Tibbo had passed Dinky Pottlenose several times over the last few days but took this approach as an opportunity to look him over well. An older halfling, he was comfortably ensconced in a chair on the wharf near a canopy under which he could move if the weather was inclement or the sun too hot. A half barrel served as a table on which rested a few snacks, of course, and some pipeweed. The pipe itself was in Dinky's mouth as he ruminatively blew smoke rings and watched a fishing boat tack upriver.

Tibbiddo reached to his belt and procured the pouch of elven smoking herbs, hailing Dinky with a friendly shout. "Good day old timer, tis a good day for the seas," he said taking in a deep breath of the breeze. "Try some of this," he offered tossing the herbs to the barrel top.

The gaffer cocked an eye up at the gregarious halfing. "Hardly the seas, youngster, but a fine day to be on the river." He picked up the pouch and sniffed it. "Hmm. Dwarvish?" he asked, beginning to tap out his pipe. "Pull up a seat, my boy. I'm Dinky Pottlenose."

Dinky preened just a bit, "I daresay there's been some exaggeration, but I had a pretty good name up and down the river in my day."

"I suppose many claimed your friendship without ever meeting you, but I have to ask," fed Tibbiddo to man's ego, "did you know a Nobbo Stoutwaddle, he was my uncle." Tibbiddo tut-tutted, "May he rest in peace."

Dinky considered carefully, "I have to say I don't recall the name, but I met a great many people. Was he a riverman?"

"He considered himself a man of many careers, he might have said so," Tibbiddo answered truthfully knowing his uncle's penchant for stretching the truth. "Dinky, if I may call you that, another old friend came through these parts a while back and I was hoping you could help me find out what happened to him. Alastair, a fellow in gray, is the man."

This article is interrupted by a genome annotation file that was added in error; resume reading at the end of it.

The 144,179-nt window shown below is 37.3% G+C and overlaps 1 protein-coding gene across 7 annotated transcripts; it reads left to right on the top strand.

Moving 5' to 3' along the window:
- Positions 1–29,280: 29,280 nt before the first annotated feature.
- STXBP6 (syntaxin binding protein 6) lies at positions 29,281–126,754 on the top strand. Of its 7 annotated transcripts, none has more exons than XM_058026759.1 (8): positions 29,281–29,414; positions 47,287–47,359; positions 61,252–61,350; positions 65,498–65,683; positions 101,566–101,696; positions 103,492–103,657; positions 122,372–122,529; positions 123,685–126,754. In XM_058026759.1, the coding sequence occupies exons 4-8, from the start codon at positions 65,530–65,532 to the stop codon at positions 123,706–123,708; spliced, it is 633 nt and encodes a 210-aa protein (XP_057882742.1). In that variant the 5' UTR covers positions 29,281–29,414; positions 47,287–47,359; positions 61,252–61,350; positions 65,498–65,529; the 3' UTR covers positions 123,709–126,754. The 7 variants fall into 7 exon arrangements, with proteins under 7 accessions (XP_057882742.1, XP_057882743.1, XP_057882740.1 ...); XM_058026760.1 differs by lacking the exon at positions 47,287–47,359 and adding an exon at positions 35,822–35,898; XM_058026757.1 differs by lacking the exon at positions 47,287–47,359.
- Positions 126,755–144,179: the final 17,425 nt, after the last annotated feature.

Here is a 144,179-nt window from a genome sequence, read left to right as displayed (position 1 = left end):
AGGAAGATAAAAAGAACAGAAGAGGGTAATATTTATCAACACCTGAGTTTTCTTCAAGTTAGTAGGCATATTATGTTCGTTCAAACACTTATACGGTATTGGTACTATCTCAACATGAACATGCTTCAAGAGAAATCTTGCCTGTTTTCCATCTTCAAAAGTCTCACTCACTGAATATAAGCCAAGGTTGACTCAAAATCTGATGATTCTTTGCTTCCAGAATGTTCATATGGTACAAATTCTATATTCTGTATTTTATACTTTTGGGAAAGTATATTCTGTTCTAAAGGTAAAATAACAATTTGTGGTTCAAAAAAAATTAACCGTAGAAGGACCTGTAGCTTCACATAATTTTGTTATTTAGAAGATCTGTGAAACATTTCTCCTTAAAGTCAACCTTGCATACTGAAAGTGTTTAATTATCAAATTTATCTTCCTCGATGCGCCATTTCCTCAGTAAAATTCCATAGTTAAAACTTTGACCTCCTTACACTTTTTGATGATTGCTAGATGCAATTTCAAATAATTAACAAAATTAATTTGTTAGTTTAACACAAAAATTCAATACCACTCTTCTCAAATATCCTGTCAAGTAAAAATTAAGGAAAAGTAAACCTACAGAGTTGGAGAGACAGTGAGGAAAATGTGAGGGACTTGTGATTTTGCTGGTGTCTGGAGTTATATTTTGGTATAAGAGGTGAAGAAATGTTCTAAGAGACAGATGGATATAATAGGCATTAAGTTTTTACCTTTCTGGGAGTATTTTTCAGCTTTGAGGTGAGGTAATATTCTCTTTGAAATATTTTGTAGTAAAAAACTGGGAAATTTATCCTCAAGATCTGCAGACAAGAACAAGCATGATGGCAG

"Oh, aye, Alistair," Dinky shook his head. "I've not the foggiest idea where he went. Excepting this, he didn't leave by water."

"How long did he stay? was there something different about this last trip that your eye picked out? I hear he left suddenly," Tibbiddo asked hanging every word Dinky was able to churn out.

"Asking more questions than usual, you say. To whom and about what?" asked the halfling.

"Everyone. He was always chatty. I though it was neighborly, but some might call it nosy. He spent some time to talking to Patty Mossbelly, the priestess. She married to Bingo the glassblower. He was staying at Hayfoot's and doubtless talked to Willy. I saw him talking to Lanky Fishbarrel and his son, Shorty," the gaffer pointed his pipe at the fishing boat. Oh, and Dopey Picklejaeger! Dopey was in town, selling some furs to the boat that Alistair came in on. I didn't hear too much of what they said, not being the nosey type myself," the old man said blithely indifferent to the fact that Tibbo nearly coughed himself senseless at this whopper. "But he was asking them, since they get around the most, if they'd seen anything strange in the area. I once saw a cucumber shaped like Waldo Riverheel's late mother's face. That was pretty strange. Good cook, but not what you'd call an attractive woman. Looked a little like a cucumber."

"A cucumber?" Tibbiddo winced at the mere thought of such a thing. "Is Dopey Picklejaeger in town? perhaps he is due in soon. I bet he could help me track down chatty Alastair."

"I haven't seen him today, but he might be. If he isn't he'll probably be in in a day or two. Check the Three Poles, that's where he usually stays and drinks and eats."

"That I shall," said Tibbiddo smoothing his outfit and bidding his host goodbye with a tip of the cap. The halfling looked up the road and saw Marri coming out of the glassblowers. He went to meet her. "Hail, there fair maiden!" he said at the top of his lungs drawing some looks. As he got closer he spoke in more hushed tones, "Have you found out anything about Alastair?"

Glancing around, she answered just as quietly, "Not as much as I would have hoped! Patty could really tell me little more than we had already learned in the tavern, I'm afraid! I hope you learned more!"

Tibbiddo, in lengthy discourse, filled Marri in on what he had learned from the old salt. Following that, he said "I was on my way to see if Dopey was still in town and could shed some light on their conversation. Care to accompany me?"

Marri considered for a moment then answered, "I suspect you may learn more alone." With a bright smile, as much for any onlookers as her friend, she continued a little louder "I think I'll return to the Inn."